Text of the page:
Practicing social distancing during the COVID-19 pandemic is undoubtedly a privilege, one that many cannot afford. With cells in close proximity and public facilities that are crucial to daily functioning, prisons are incubators for the highly contagious virus. As a result, incarcerated individuals are more vulnerable to the virus relative to the general population. Given the potential for devastation, it is important to consider which individuals are more likely to be sentenced to time in correctional facilities. The differential rates of incarceration for particular groups, caused by systemic racism, may increase the likelihood among those same demographics of contracting COVID-19.
In Canada, this is particularly alarming for Indigenous individuals. According to a study released in January by the Office of the Correctional Investigator, individuals of Indigenous ancestry represent 30% of the incarcerated population in Canada. The report also noted that while the Indigenous population in prisons has risen since 2010 by nearly 44%, the non-Indigenous incarcerated population has declined by 13.7% over the same period. Moreover, the predispositions of Indigenous individuals to chronic health issues merely exacerbate the problem. Indigenous Canadians are three to five times more likely to develop type 2 diabetes, more likely to develop chronic respiratory conditions, and are 50% more likely to develop heart conditions- illnesses that weaken one’s resistance to COVID-19.
These statistics echo the many alarming reports that provincial justice systems have been releasing for years. According to a 1991 report by the Aboriginal Justice Implementation Commission of Manitoba, “the current justice system […] is culturally inappropriate and discriminatory in its treatment of Aboriginal people.” Like others, the report points to broader systemic factors that may expose Indigenous individuals to incarceration at a higher rate than the general population.
Such factors include poverty, unemployment, fewer educational opportunities, inadequate housing, the violation of rights and traditions, and the incongruence of the current legal apparatus with Indigenous culture. These forms of systemic oppression increase feelings of powerlessness, especially when striving to achieve the same success as the general population. As criminologist Elliot Currie notes, crime occurs “not so much from lack of advantage as from being taken advantage of.”  Since these factors deal with the workings of society at a macro level, they are also known as ‘upstream’ determinants. As these factors are the initial influencers of social dynamics, upstream determinants set the parameters for what problems a society may face.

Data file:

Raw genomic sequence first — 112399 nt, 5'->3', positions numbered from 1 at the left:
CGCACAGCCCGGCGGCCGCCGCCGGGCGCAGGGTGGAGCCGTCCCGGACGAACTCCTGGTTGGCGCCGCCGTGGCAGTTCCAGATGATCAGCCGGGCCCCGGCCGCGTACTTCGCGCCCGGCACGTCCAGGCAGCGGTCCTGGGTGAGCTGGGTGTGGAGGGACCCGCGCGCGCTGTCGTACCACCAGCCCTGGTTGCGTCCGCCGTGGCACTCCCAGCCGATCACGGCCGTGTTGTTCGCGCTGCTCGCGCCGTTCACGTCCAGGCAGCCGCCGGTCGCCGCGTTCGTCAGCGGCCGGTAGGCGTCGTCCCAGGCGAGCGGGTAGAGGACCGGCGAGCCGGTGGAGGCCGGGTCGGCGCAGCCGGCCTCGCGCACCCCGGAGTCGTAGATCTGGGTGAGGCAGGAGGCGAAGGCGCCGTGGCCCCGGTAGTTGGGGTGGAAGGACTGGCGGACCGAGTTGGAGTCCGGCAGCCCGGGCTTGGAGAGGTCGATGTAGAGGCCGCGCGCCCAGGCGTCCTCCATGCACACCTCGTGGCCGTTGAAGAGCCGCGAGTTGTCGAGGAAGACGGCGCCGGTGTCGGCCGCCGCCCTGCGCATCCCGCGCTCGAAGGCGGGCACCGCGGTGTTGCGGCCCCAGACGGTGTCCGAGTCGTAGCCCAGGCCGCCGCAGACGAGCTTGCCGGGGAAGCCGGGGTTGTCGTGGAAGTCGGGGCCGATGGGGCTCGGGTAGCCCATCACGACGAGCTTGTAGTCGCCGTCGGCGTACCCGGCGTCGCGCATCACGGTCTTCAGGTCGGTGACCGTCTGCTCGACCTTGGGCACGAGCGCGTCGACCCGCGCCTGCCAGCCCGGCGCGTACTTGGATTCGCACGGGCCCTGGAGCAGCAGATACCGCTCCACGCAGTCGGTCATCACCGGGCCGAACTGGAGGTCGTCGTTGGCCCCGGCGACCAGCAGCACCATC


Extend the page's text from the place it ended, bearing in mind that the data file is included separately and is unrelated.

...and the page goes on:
While some point to ‘upstream’ determinants as the root of disproportionate Indigenous incarceration, others point to ‘downstream’ factors. As final influencers of social dynamics, downstream factors focus on the access to departments that deliver social goods. In particular, police departments are especially responsible for these access points. Individuals identifying police forces as the determinant of disproportionate incarceration may point to the increased likelihood of Indigenous individuals to be racially profiled. According to a report by the Ontario Human Rights Commission, individuals were stopped simply by virtue of having a license plate showing that they lived on a First Nations reserve. This discrimination can not only lead to disproportionate charging, but it can also lead to disproportionate sentencing once these individuals are incarcerated.
Though many correctional departments reject the accusation of exerting any independent influence on Indigenous incarceration, the Canadian Correctional Investigator, Dr. Ivan Zinger, states that this perspective misses the point. Police departments must confront stereotypes that cause them to approach Indigenous individuals over others and accentuate wider social problems of discrimination.
Overall, the disproportionate number of Indigenous Canadians in COVID-19 breeding grounds demonstrates that global crises do not affect everyone uniformly. While seemingly indiscriminate, public health emergencies can exacerbate pre-existing problems of inequality. As many departments are working remotely in order to meet regulations by the Department of Health, large-scale adjustments to the criminal justice system may be difficult.
However, since isolation has not stopped police departments from operation, accepting responsibility as a small-scale department is especially crucial during this time. Though perhaps not the authors of criminal policy, police departments are the ground forces for ensuring that the law applies evenly to Indigenous and non-Indigenous Canadians. During the time of COVID-19, ensuring that criminal charges are racially and ethnically unbiased becomes a matter of life and death.
Edited by Samantha Dagres.
 Currie, Elliot. “Confronting Crime: An American Challenge” Pantheon Books, New York, 1985.
The opinions expressed in this article are solely those of the author and they do not reflect the position of the McGill Journal of Political Studies or the Political Science Students’ Association.
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